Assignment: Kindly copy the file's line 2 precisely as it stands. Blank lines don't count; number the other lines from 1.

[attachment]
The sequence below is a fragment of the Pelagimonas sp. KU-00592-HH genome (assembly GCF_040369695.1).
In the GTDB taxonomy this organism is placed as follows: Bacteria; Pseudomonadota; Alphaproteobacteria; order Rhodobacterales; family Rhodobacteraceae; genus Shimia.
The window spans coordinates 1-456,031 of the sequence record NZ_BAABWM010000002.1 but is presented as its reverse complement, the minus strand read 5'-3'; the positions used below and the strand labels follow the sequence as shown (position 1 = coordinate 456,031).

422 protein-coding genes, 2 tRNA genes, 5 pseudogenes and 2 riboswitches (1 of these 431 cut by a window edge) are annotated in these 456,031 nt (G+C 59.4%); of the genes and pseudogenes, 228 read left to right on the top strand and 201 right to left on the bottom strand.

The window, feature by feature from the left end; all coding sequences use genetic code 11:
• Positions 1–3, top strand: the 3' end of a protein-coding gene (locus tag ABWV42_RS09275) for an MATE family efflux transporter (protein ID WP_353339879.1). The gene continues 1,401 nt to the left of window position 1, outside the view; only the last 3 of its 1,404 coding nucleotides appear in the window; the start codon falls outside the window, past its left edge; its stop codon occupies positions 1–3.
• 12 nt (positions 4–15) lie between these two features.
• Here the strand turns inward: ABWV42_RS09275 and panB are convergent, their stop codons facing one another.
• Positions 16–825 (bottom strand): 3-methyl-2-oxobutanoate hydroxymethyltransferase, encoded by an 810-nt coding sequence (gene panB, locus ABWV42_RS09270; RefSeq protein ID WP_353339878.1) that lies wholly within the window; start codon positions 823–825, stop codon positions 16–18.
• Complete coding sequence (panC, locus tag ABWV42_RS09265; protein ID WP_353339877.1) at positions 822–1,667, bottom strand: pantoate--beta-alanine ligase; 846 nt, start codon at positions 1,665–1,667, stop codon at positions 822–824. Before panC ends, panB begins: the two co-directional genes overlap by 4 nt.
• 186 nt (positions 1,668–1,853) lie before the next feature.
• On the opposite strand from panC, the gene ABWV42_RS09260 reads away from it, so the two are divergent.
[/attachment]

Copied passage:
In the GTDB taxonomy this organism is placed as follows: Bacteria; Pseudomonadota; Alphaproteobacteria; order Rhodobacterales; family Rhodobacteraceae; genus Shimia.